Advocates of the dam, located on the Columbia River in Central Washington, had lobbied for federal support for the project for years. Only the federal government had the resources to build the kind of dam that had been envisioned: a structure 550 feet tall and nearly a mile wide, holding back a reservoir that would reach 150 miles to the Canadian border. The dam would be equipped with two huge hydroelectric powerplants, but its main function would be to pump water onto 1.1 million acres of desert. The price tag was an estimated $400 million.
Roosevelt’s predecessor, Herbert Hoover (1874-1964) -- an engineer -- rejected the plans for Grand Coulee Dam and the related Columbia Basin Irrigation Project. He said it was too expensive, that there would be no market for the power produced by the dam, and that there was no need to bring new farmland into production because the nation’s farmers were already producing an agricultural surplus.
Roosevelt, too, objected to the price and the scope of the project, and initially rejected it altogether. Shortly after taking office, in January 1933, he committed funds for the construction of Bonneville Dam, located on the lower Columbia in southwestern Washington. He was concerned about spending federal dollars on two large public works projects in a region with a relatively small population. Washington Senator Clarence Dill (1884-1978), a Democrat from Spokane, was among those who finally convinced Roosevelt to change his mind.
However, Roosevelt asked that the project be scaled down. He argued that a smaller, lower dam would put the unemployed to work; would generate low-cost electricity; and could be enlarged later if needed. In July 1933, his Public Works Board appropriated $63 million for a 290-foot dam with no irrigation facilities. His decision put the Columbia Basin Project on hold, since a low dam would not support the kind of irrigation system that had been envisioned. Still, the project was assigned to the Bureau of Reclamation rather than to the Army Corps of Engineers, which increased the likelihood that it would be completed as designed at some point.
Initial excavation began in August 1933. The contract to build the dam was awarded in June 1934 to a consortium of three companies – Silas Mason Company of New York, Atkinson-Kier Company of San Francisco, and Walsh Construction Company of Davenport, Iowa -- known by the acronym MWAK. Roosevelt visited the construction site for the first time not long after the work began.
Roosevelt and his companions -- including Washington Governor Clarence D. Martin (1884-1955) and Secretary of the Interior Harold Ickes -- stopped first at Bonneville Dam, on August 3, 1934. From there, they traveled by train through Spokane and on to Ephrata, continuing in cars to Grand Coulee.
More than 20,000 people awaited the president, who arrived at the dam site at 11:05 a.m. and gave a brief speech. “It was perfectly astounding to see so many people in a desert country,” Ickes noted in his diary. “Some of them must have driven two or three hundred miles to see and hear the president.” The president’s wife, Eleanor Roosevelt, looked around and reportedly said “It was a good salesman who sold this to Franklin” (quoted in Pitzer, 101).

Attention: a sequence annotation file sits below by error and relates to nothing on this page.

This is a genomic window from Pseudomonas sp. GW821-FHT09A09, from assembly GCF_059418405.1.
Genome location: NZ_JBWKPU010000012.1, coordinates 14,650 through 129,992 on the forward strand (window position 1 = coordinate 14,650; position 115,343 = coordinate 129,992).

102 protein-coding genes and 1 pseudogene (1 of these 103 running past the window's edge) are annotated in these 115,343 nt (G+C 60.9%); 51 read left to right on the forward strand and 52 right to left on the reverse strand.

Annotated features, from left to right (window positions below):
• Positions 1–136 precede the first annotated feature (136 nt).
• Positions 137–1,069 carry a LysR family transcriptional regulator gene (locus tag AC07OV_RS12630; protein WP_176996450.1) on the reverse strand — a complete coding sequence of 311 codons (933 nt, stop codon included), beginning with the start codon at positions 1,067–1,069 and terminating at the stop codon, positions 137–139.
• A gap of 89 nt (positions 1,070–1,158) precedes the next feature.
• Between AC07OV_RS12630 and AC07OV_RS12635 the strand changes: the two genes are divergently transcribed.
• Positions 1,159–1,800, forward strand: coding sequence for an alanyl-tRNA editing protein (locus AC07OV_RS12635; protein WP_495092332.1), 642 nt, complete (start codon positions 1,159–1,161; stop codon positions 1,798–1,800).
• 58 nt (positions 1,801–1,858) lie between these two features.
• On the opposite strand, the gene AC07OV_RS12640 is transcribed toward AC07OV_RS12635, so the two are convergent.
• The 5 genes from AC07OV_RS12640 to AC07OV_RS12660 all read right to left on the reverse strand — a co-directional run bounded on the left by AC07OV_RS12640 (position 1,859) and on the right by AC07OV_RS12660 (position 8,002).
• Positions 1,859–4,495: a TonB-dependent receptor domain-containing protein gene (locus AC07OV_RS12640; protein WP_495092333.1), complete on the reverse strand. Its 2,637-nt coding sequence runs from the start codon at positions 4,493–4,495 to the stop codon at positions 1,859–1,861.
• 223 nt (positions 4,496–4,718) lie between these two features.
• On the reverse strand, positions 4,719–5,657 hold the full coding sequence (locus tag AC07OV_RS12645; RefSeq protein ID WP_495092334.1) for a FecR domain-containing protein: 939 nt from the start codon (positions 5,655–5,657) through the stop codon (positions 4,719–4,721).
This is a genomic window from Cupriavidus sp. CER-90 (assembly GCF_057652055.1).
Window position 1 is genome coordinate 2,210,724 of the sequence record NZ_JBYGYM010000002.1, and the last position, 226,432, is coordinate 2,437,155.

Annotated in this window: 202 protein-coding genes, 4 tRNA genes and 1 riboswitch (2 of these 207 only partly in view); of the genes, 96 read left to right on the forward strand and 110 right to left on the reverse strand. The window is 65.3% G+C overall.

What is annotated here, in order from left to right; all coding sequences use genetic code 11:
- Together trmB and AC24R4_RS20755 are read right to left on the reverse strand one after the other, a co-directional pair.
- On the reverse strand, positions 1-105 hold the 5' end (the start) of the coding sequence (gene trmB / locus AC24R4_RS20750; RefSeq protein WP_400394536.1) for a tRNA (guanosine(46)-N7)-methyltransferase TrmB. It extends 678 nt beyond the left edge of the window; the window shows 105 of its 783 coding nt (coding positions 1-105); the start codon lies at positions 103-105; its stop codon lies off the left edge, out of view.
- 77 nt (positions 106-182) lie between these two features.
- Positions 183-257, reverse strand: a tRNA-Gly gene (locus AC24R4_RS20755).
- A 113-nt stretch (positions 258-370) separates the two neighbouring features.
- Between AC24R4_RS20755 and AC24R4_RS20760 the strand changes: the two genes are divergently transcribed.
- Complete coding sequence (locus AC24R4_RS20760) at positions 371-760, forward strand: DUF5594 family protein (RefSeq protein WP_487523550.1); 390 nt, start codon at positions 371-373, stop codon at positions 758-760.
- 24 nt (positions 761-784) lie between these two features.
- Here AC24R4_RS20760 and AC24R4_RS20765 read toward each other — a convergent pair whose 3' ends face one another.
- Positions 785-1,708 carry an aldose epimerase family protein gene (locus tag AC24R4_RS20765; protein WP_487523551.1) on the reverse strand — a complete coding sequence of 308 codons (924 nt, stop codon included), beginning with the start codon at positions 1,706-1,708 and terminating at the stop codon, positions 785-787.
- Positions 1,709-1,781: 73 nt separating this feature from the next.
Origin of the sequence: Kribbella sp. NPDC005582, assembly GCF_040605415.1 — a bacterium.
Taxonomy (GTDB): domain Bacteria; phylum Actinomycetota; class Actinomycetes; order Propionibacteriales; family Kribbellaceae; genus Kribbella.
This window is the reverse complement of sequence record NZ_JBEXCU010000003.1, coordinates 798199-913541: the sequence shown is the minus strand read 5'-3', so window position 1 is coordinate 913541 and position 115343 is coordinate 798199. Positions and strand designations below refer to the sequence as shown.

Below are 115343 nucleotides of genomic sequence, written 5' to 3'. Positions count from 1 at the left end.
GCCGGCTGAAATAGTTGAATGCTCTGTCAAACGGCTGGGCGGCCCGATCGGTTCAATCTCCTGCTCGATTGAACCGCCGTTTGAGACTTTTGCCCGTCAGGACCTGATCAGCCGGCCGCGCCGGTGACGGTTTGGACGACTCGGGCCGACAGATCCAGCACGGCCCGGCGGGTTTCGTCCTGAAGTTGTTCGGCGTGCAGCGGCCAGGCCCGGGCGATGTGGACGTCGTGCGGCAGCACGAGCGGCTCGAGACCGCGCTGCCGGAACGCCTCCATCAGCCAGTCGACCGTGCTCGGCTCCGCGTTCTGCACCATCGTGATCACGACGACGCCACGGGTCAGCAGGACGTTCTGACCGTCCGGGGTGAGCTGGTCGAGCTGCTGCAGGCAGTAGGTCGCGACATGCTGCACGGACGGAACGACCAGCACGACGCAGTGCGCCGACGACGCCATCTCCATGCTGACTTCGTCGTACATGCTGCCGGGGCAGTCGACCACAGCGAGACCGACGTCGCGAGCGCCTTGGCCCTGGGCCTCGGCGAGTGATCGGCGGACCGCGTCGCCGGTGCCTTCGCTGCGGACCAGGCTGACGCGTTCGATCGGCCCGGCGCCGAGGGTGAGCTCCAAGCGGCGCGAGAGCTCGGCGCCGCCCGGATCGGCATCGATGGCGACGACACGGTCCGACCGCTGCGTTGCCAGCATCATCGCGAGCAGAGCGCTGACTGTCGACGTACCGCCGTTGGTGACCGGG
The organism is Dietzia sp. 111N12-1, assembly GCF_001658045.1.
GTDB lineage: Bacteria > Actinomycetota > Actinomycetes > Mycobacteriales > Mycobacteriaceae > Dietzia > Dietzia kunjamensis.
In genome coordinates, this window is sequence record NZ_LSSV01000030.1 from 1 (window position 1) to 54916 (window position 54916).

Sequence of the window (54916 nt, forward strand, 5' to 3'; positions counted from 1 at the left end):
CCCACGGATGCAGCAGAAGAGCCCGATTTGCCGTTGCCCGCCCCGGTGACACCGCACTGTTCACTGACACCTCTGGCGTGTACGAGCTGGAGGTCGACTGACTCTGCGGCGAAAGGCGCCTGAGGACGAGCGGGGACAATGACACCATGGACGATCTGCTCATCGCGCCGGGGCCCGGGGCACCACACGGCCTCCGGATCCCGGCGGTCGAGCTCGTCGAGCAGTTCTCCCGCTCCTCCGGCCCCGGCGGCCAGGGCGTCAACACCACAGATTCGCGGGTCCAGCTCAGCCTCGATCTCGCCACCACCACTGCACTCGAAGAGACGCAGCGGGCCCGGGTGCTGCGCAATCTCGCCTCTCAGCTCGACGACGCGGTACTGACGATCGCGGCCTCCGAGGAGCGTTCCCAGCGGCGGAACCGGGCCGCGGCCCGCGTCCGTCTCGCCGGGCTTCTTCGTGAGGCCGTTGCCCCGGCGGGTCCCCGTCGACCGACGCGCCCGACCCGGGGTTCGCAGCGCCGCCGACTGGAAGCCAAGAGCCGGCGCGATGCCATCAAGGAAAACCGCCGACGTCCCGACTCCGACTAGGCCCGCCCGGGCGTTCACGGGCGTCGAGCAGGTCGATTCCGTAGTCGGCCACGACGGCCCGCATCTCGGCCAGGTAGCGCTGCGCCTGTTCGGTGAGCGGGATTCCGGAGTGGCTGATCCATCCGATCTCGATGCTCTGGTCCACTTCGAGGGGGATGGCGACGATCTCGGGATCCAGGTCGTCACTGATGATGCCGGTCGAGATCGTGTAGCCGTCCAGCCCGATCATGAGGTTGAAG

Supporters of the high dam continued to lobby Roosevelt during his visit to the dam site. Banners and signs were placed along the president’s route, pleading for support for the high dam and the irrigation project. What effect this had, if any, is not known, but within two years, the original contract had been modified and the Grand Coulee High Dam was under construction.
Roosevelt returned to Grand Coulee on October 2, 1937. By that time, the dam was being described as “the Eighth Wonder of the World” -- a structure as tall as a 46-story building, just five feet shorter than the Washington Monument, destined to contain more than 12 million cubic yards of concrete. Roosevelt marveled at the progress that had been made in three years. “The easiest way to describe those figures is to say that this is the largest structure, so far as anybody knows, that has ever been undertaken by man in one place,” he said. “Superlatives do not count for anything because it is so much bigger than anything ever tried before ...” (Roosevelt, 395).
Roosevelt became a champion of Grand Coulee as a reclamation project. He believed water pumped from the dam’s reservoir could be used to open up lands that could be worked by “thousands” of farmers relocated from other parts of the country. That vision was never fully realized, but Grand Coulee did become the nation’s powerhouse, producing more electricity than any other dam in the United States. As of 2005, it was eclipsed by only two other dams in the world.